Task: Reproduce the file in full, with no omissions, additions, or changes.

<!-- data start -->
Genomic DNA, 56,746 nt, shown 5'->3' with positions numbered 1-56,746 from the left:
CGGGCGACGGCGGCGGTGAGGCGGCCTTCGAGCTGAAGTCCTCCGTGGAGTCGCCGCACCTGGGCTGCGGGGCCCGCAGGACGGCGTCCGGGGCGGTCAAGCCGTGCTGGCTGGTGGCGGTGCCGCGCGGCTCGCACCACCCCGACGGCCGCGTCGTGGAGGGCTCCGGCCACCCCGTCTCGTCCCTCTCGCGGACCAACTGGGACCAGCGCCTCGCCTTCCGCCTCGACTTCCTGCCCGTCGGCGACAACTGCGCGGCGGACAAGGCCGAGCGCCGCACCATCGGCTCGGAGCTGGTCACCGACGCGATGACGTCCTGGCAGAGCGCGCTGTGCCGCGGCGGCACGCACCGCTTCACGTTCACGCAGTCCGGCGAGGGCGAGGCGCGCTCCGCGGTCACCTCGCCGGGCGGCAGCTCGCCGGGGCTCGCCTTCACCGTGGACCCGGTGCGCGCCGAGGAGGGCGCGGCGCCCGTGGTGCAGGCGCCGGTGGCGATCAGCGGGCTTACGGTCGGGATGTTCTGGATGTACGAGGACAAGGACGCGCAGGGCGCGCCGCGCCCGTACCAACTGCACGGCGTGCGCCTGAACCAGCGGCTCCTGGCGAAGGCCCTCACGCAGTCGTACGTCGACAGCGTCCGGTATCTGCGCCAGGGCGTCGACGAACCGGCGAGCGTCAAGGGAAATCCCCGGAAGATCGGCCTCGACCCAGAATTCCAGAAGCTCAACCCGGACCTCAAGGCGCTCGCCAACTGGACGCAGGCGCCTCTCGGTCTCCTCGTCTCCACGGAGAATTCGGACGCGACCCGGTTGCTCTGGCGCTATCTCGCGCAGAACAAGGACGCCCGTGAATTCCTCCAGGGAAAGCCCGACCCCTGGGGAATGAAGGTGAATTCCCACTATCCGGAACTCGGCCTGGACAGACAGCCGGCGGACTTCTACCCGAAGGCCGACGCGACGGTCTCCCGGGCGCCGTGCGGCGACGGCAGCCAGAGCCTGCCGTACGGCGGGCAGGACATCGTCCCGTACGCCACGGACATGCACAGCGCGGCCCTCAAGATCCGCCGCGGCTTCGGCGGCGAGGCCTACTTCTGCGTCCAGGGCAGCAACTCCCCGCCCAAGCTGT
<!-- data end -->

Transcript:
Genomic DNA, 56,746 nt, shown 5'->3' with positions numbered 1-56,746 from the left:
CGGGCGACGGCGGCGGTGAGGCGGCCTTCGAGCTGAAGTCCTCCGTGGAGTCGCCGCACCTGGGCTGCGGGGCCCGCAGGACGGCGTCCGGGGCGGTCAAGCCGTGCTGGCTGGTGGCGGTGCCGCGCGGCTCGCACCACCCCGACGGCCGCGTCGTGGAGGGCTCCGGCCACCCCGTCTCGTCCCTCTCGCGGACCAACTGGGACCAGCGCCTCGCCTTCCGCCTCGACTTCCTGCCCGTCGGCGACAACTGCGCGGCGGACAAGGCCGAGCGCCGCACCATCGGCTCGGAGCTGGTCACCGACGCGATGACGTCCTGGCAGAGCGCGCTGTGCCGCGGCGGCACGCACCGCTTCACGTTCACGCAGTCCGGCGAGGGCGAGGCGCGCTCCGCGGTCACCTCGCCGGGCGGCAGCTCGCCGGGGCTCGCCTTCACCGTGGACCCGGTGCGCGCCGAGGAGGGCGCGGCGCCCGTGGTGCAGGCGCCGGTGGCGATCAGCGGGCTTACGGTCGGGATGTTCTGGATGTACGAGGACAAGGACGCGCAGGGCGCGCCGCGCCCGTACCAACTGCACGGCGTGCGCCTGAACCAGCGGCTCCTGGCGAAGGCCCTCACGCAGTCGTACGTCGACAGCGTCCGGTATCTGCGCCAGGGCGTCGACGAACCGGCGAGCGTCAAGGGAAATCCCCGGAAGATCGGCCTCGACCCAGAATTCCAGAAGCTCAACCCGGACCTCAAGGCGCTCGCCAACTGGACGCAGGCGCCTCTCGGTCTCCTCGTCTCCACGGAGAATTCGGACGCGACCCGGTTGCTCTGGCGCTATCTCGCGCAGAACAAGGACGCCCGTGAATTCCTCCAGGGAAAGCCCGACCCCTGGGGAATGAAGGTGAATTCCCACTATCCGGAACTCGGCCTGGACAGACAGCCGGCGGACTTCTACCCGAAGGCCGACGCGACGGTCTCCCGGGCGCCGTGCGGCGACGGCAGCCAGAGCCTGCCGTACGGCGGGCAGGACATCGTCCCGTACGCCACGGACATGCACAGCGCGGCCCTCAAGATCCGCCGCGGCTTCGGCGGCGAGGCCTACTTCTGCGTCCAGGGCAGCAACTCCCCGCCCAAGCTGT